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Going to extremes

Filed under: — gavin @ 17 February 2011

There are two new papers in Nature this week that go right to the heart of the conversation about extreme events and their potential relationship to climate change. This is a complex issue, and one not well-suited to soundbite quotes and headlines, and so we’ll try and give a flavour of what the issues are and what new directions these new papers are pointing towards.

Let’s start with some very basic, but oft-confused points:

  • Not all extremes are the same. Discussions of ‘changes in extremes’ in general without specifying exactly what is being discussed are meaningless. A tornado is an extreme event, but one whose causes, sensitivity to change and impacts have nothing to do with those related to an ice storm, or a heat wave or cold air outbreak or a drought.
  • There is no theory or result that indicates that climate change increases extremes in general. This is a corollary of the previous statement – each kind of extreme needs to be looked at specifically – and often regionally as well.
  • Some extremes will become more common in future (and some less so). We will discuss the specifics below.
  • Attribution of extremes is hard. There are limited observational data to start with, insufficient testing of climate model simulations of extremes, and (so far) limited assessment of model projections.

The two new papers deal with the attribution of a single flood event (Pall et al), and the attribution of increased intensity of rainfall across the Northern Hemisphere (Min et al). While these issues are linked, they are quite distinct, and the two approaches are very different too.

The aim of the Pall et al paper was to examine a specific event – floods in the UK in Oct/Nov 2000. Normally, with a single event there isn’t enough information to do any attribution, but Pall et al set up a very large ensemble of runs starting from roughly the same initial conditions to see how often the flooding event occurred. Note that flooding was defined as more than just intense rainfall – the authors tracked runoff and streamflow as part of their modelled setup. Then they repeated the same experiments with pre-industrial conditions (less CO2 and cooler temperatures). If the amount of times a flooding event would occur increased in the present-day setup, you can estimate how much more likely the event would have been because of climate change. The results gave varying numbers but in nine out of ten cases the chance increased by more than 20%, and in two out of three cases by more than 90%. This kind of fractional attribution (if an event is 50% more likely with anthropogenic effects, that implies it is 33% attributable) has been applied also to the 2003 European heatwave, and will undoubtedly be applied more often in future. One neat and interesting feature of these experiments was that they used the set up to harness the power of the public’s idle screensaver time.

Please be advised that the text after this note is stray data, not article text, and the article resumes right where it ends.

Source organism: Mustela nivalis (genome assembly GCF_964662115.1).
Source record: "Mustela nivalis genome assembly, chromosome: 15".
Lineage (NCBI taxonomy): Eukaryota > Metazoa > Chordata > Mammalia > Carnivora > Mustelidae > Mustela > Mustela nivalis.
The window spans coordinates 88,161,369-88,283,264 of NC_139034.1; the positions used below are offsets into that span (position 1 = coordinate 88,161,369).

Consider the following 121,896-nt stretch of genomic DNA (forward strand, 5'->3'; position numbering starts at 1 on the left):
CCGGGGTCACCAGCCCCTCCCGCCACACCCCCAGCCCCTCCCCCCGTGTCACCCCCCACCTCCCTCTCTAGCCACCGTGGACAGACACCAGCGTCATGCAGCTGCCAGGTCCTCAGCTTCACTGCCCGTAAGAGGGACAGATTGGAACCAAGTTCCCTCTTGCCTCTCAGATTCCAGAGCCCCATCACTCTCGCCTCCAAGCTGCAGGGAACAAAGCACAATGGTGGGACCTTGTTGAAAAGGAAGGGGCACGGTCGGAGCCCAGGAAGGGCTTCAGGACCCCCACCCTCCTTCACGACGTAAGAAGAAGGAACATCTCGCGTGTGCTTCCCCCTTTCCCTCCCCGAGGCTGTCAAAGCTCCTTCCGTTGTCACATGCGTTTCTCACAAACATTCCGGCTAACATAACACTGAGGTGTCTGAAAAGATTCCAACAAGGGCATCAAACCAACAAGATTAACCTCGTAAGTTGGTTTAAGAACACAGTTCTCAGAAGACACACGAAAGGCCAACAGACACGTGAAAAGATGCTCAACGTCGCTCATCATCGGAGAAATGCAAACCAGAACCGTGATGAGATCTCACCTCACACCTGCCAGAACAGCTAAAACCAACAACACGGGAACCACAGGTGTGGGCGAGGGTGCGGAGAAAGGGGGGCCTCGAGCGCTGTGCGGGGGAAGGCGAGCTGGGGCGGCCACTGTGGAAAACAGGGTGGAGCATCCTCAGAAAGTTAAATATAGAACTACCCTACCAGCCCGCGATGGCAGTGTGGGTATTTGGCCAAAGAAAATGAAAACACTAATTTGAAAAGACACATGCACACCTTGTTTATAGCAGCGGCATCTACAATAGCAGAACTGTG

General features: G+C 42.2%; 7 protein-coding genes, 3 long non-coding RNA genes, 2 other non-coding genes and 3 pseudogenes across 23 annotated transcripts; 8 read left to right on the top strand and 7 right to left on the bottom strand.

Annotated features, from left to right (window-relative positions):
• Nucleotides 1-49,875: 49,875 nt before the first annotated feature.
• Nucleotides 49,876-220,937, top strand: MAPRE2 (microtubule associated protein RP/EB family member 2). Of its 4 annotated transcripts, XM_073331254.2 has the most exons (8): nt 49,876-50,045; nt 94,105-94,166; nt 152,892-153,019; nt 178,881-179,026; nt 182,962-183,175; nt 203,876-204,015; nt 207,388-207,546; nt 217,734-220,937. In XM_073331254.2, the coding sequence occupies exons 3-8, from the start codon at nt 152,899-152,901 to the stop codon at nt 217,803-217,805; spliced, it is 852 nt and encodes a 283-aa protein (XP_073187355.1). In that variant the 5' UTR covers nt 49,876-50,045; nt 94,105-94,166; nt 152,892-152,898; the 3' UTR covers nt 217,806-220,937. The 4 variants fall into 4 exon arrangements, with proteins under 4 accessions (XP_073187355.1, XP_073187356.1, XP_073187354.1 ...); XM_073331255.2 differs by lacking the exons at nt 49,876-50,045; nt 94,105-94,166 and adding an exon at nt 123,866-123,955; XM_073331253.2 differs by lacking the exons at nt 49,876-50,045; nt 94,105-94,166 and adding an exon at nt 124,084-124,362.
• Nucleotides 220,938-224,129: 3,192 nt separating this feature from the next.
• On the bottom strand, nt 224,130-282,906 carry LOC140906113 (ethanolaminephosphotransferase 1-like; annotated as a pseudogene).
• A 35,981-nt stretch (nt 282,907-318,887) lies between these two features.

The second paper is a more standard detection and attribution study. By looking at the signatures of climate change in precipitation intensity and comparing that to the internal variability and the observation, the researchers conclude that the probability of intense precipitation on any given day has increased by 7 percent over the last 50 years – well outside the bounds of natural variability. This is a result that has been suggested before (i.e. in the IPCC report (Groisman et al, 2005), but this was the first proper attribution study (as far as I know). The signal seen in the data though, while coherent and similar to that seen in the models, was consistently larger, perhaps indicating the models are not sensitive enough, though the El Niño of 1997/8 may have had an outsize effect.

Both papers were submitted in March last year, prior to the 2010 floods in Pakistan, Australia, Brazil or the Philippines, and so did not deal with any of the data or issues associated with those floods. However, while questions of attribution come up whenever something weird happens to the weather, these papers demonstrate clearly that the instant pop-attributions we are always being asked for are just not very sensible. It takes an enormous amount of work to do these kinds of tests, and they just can’t be done instantly. As they are done more often though, we will develop a better sense for the kinds of events that we can say something about, and those we can’t.

178 Responses to “Going to extremes”

  1. 101
    Hank Roberts says:

    SM, okay, you point to stuff ten or more years old; I pointed to recent work; have you any thoughts about the current papers?

  2. 102
    Ray Ladbury says:

    Septic Matthew, How interesting that you seem to think a response that sticks to facts is trying to goad you.

    I agree that one can tell little from any single event–however extreme. However, when you start seeing more large events than expected and when the effect of those events begins to have global consequences (e.g. food insecurity), that’s a pretty good indication that something important has changed. We’re there.